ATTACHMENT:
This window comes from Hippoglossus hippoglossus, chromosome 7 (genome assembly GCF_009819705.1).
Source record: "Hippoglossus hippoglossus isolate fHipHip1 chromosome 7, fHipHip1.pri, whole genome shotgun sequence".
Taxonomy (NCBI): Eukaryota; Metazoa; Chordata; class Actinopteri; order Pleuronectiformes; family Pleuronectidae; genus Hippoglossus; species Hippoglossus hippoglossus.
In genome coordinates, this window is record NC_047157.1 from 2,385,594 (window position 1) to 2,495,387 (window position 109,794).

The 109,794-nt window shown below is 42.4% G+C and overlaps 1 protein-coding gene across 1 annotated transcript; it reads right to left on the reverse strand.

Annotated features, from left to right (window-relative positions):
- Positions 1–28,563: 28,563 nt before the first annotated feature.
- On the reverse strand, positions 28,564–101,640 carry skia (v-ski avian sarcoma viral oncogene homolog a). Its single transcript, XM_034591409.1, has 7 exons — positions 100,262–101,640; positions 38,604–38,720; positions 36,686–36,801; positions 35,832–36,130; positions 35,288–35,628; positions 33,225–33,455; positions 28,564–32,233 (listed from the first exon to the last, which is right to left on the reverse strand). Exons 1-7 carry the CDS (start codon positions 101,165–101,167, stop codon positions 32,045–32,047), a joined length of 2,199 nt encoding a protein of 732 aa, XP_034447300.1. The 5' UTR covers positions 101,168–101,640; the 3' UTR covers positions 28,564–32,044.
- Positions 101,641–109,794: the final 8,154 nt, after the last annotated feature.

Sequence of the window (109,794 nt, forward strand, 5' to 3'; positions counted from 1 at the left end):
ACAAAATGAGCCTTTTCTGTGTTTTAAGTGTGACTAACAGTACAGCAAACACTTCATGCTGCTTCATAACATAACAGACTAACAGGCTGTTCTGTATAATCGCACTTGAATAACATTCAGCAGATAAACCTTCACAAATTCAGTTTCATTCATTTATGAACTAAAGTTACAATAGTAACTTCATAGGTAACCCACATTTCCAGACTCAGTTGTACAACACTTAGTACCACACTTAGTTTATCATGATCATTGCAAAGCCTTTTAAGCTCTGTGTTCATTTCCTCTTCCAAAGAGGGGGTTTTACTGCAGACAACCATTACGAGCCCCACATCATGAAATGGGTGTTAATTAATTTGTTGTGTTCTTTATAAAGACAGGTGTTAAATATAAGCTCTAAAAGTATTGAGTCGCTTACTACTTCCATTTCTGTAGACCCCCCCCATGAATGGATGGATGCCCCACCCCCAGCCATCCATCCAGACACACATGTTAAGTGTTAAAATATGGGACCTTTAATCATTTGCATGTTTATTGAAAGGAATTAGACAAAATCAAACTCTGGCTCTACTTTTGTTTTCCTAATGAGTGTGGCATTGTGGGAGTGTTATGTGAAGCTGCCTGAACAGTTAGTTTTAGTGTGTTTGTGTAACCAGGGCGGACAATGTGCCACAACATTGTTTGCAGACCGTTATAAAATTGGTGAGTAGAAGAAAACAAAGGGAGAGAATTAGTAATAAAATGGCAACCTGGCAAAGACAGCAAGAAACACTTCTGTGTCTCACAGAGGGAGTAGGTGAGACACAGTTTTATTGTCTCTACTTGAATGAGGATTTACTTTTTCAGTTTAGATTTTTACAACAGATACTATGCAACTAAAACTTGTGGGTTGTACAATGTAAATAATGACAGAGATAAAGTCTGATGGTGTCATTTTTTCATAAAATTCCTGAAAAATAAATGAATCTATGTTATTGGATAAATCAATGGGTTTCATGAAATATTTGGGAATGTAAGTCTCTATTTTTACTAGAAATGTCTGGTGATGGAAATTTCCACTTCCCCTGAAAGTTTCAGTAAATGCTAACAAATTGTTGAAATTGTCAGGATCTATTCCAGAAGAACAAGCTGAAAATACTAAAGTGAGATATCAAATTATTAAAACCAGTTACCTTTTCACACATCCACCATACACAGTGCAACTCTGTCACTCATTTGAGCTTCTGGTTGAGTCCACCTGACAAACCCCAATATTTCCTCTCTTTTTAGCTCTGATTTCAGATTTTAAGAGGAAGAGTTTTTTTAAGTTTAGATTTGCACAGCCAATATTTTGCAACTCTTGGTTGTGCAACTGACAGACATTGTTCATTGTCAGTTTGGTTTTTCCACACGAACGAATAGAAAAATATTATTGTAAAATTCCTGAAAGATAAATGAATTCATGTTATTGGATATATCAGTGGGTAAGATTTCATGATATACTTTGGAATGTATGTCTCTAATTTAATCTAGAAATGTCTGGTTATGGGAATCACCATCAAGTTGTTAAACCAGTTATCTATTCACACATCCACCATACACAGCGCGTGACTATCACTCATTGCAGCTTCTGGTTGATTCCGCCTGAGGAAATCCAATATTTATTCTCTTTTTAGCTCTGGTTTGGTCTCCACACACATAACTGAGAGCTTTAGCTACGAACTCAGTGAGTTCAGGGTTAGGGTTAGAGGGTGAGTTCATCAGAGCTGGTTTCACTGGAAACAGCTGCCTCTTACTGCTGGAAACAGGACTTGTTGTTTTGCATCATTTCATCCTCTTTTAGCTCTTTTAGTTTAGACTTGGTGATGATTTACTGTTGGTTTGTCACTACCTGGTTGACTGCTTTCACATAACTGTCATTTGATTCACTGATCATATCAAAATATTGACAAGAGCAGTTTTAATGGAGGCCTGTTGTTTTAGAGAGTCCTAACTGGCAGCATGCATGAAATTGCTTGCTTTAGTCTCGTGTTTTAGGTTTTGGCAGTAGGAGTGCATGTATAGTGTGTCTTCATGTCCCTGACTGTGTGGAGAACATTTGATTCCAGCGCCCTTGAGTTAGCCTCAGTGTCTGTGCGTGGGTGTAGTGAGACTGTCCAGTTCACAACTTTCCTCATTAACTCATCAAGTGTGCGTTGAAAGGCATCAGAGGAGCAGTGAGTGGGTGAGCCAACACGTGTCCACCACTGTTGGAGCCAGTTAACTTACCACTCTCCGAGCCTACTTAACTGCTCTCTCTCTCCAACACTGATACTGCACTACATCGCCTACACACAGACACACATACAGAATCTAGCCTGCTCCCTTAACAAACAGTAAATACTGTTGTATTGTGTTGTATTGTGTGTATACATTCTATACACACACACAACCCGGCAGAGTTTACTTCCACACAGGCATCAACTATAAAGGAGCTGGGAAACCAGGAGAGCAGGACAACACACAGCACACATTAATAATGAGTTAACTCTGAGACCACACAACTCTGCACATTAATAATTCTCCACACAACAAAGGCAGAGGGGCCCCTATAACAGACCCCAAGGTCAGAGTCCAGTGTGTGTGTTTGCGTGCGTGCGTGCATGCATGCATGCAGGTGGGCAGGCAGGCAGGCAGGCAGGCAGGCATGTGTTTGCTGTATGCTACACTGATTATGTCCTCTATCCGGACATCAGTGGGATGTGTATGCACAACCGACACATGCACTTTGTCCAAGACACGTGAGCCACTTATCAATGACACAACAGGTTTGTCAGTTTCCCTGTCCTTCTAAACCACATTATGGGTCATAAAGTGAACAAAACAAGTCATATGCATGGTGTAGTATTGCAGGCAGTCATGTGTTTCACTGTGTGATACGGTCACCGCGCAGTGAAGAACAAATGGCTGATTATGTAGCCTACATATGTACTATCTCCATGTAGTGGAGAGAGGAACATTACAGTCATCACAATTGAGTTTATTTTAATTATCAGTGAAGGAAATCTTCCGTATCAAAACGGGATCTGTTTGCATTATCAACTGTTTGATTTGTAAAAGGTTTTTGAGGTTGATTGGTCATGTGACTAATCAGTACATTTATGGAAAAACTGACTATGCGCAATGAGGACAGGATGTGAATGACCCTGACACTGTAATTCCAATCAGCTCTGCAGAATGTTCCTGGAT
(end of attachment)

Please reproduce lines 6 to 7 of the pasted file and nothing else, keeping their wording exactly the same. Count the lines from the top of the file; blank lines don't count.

Annotated features, from left to right (window-relative positions):
- Positions 1–28,563: 28,563 nt before the first annotated feature.